Tasting Notes: Eric Entrikin MS
Old Vines in Chile and Argentina: Of the themed tables for tasting the most interesting to me were the Old Vine wines. The Old Vines provided a glimpse into what these regions can do with lower yields. Unless the wines were overdone there was a true sense of terroir in many of these wines.
TintoNegro in Mendoza impressed me across their entire range. With their low levels of residual sugar, they really let the quality of the fruit shine. Across all five of their wines that I tasted there was a level of balance that was hard to find in some of the highly extracted, high-RS wines. I'm in complete agreement with Christopher Bates on the quality being displayed by TintoNegro.
Tasting Notes: Chris Tanghe MS
El Porvenir de Cafayete: Started in 2000, this is a high-end boutique winery where Paul Hobbes consults. High elevation in Salta keeps the wines fresh and vibrant in this rich winemaking style.
NQN: Located in Patagonia, this winery started producing in 2001. Large diurnal shifts help the clusters ripen slowly and retain acid here.
Bodega Benegas: Founded by the great-grandson of Tiburcio Benegas, who founded Trapiche in the late 1800s. Vine material is impressive as it ages from 80-120 years. Really polished and well made wines. They are based in Lujan de Cuyo.
Emiliana: Biodynamic estate making wines from Colchagua, Rapel & Casablanca. Established in late 1990s. We had the opportunity to taste one of their wines from 2001 and it was still very primary, lots of life left.
Maquis: Based in Colchagua and established in 1927. They sold all their crop until they planted preferred clones in the late 90s. First vintage was 2002. All wines were 13.5% or less.
Tasting Notes, Christopher Bates MS
Tintonegro: A project dedicated entirely to Mendoza Malbec and its terroirs.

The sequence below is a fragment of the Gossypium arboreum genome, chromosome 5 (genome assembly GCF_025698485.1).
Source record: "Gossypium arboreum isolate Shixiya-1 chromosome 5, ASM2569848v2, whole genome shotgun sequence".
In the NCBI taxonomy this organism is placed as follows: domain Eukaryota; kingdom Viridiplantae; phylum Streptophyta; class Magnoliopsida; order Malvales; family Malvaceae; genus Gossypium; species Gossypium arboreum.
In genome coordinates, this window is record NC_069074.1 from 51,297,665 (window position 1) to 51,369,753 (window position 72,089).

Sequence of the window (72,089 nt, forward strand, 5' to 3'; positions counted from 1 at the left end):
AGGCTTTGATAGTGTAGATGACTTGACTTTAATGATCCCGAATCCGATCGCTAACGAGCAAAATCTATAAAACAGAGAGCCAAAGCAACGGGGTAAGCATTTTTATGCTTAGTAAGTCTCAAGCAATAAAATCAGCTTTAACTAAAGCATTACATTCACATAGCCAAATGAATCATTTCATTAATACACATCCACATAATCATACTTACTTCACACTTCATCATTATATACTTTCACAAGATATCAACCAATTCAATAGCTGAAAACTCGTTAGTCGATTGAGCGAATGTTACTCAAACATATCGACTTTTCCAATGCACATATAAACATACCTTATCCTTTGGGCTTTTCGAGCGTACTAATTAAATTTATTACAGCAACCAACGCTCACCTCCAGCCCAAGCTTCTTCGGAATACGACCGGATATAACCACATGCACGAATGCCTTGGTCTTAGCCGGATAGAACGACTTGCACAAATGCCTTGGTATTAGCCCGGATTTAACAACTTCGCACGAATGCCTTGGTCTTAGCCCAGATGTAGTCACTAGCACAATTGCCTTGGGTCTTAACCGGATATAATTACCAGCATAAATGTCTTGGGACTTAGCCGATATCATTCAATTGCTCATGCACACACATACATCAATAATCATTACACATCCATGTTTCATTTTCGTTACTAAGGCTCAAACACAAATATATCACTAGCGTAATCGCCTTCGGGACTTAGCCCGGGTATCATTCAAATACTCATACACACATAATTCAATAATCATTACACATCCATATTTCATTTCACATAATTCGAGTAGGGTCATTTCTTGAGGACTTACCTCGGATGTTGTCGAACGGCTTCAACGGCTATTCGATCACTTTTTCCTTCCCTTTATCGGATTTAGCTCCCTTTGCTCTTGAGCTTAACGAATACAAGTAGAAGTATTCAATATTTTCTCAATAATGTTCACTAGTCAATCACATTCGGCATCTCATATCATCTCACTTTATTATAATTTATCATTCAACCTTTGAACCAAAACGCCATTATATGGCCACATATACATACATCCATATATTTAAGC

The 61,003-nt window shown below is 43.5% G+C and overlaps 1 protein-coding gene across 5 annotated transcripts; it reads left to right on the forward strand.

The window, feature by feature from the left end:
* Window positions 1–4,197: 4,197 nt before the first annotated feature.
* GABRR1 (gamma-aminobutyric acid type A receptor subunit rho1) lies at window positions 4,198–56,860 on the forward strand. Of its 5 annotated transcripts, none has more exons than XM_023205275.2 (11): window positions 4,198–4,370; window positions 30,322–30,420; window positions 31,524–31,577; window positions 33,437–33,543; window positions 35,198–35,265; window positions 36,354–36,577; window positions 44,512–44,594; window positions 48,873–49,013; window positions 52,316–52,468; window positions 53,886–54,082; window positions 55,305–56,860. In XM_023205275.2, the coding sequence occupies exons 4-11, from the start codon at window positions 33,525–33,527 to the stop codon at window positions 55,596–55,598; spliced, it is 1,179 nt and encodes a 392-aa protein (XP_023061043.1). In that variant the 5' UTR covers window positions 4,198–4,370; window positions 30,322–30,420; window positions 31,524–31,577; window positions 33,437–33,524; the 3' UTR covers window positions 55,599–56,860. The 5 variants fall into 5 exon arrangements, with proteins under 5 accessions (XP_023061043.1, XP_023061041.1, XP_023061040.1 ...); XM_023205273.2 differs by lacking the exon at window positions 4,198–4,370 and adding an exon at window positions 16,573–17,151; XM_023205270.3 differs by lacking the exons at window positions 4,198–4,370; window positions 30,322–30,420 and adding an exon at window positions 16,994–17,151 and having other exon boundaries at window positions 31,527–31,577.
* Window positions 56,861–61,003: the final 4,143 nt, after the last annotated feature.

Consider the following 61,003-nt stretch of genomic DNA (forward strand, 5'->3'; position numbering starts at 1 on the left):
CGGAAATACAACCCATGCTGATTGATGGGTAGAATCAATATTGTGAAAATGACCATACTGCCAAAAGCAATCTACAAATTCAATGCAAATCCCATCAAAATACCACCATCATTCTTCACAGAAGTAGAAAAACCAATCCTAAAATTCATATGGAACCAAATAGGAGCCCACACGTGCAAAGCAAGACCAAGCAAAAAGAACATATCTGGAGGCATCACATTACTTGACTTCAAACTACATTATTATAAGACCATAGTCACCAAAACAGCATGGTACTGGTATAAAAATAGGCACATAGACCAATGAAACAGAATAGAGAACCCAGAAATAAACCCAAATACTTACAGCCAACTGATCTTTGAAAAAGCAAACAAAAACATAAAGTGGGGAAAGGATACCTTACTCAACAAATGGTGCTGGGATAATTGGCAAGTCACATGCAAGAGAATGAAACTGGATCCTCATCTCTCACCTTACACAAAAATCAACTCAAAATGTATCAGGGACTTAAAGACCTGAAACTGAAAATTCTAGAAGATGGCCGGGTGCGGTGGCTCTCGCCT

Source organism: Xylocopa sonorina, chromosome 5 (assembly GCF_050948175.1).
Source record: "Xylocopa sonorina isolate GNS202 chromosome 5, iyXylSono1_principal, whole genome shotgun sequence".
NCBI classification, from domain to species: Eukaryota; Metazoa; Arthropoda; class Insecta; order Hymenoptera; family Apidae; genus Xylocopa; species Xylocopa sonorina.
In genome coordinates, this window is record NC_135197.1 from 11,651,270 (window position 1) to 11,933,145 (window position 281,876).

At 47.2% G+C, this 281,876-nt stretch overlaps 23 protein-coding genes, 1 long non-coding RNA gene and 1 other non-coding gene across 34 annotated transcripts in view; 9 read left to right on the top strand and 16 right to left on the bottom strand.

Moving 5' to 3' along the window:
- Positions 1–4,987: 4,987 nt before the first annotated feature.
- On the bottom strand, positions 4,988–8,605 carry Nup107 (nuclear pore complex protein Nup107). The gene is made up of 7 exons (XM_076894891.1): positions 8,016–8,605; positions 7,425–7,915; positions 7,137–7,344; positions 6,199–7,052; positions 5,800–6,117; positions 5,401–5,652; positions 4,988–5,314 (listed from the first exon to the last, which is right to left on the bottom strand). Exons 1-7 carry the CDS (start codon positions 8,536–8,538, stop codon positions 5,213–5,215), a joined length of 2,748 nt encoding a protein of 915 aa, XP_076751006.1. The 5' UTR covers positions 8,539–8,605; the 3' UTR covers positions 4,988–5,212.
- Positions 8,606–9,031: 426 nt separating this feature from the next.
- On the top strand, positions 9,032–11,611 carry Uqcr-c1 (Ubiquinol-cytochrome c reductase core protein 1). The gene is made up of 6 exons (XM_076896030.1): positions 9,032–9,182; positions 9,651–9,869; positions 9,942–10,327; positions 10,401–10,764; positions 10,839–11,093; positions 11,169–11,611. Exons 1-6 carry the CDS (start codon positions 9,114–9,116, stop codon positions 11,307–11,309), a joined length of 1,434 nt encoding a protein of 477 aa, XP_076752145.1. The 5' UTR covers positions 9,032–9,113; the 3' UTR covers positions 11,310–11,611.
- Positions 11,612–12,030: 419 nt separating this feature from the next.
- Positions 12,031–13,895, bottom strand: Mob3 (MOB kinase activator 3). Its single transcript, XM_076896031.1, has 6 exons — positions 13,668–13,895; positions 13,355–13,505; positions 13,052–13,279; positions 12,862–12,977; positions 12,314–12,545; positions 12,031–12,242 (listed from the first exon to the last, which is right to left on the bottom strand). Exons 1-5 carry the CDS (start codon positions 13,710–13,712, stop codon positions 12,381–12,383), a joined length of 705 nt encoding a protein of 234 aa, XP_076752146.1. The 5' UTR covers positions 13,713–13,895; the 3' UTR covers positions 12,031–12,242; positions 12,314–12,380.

Dante Robino: Begun in 1920 by Dante Robino after emigrating from Italy, this winery remains a family business.
Bodegas del Fin del Mundo: Located in Patagonia, with its dry winds and huge diurnal shifts helping to maintain balance. This winery planted its first vines in 1999 and has now planted 2000 acres since.
Belasco de Baquedano: A Spanish distiller-turned-winemaker purchased this estate, comprising 222 acres of old vine Malbec, in 2003.
Vina Ralco: This line from the Sur Valles group offers a huge range of wines; although some performed better than others, they offer a great value.
Apultagna: Producing wines from a wide range of regions from the Maule to San Antonio, this winery has a large portfolio, but the Carmenere really stuck out as being both typical and distinctive.
Vina Arboleda: Edwardo Chadwick’s personal project in the Valle de Aconcagua is broken into two vineyards, the Chilhue (costa) vineyard and the Las Vertientes vineyard.
Von Siebenthal: Founded by a Swiss lawyer-turned-Chilean winemaker, this winery brings the traditional style of the Valle de Aconcagua to life. The wines show ripeness, but are still balanced by that very distinct Chilean undercurrent of pyrazine.
Other Notable Producers in Chile: I would like to also add a shout out to a few more well-known wineries including Concha Y Toro (brilliant), Cono Sur (really well made range) and Carmen (for Carmenere).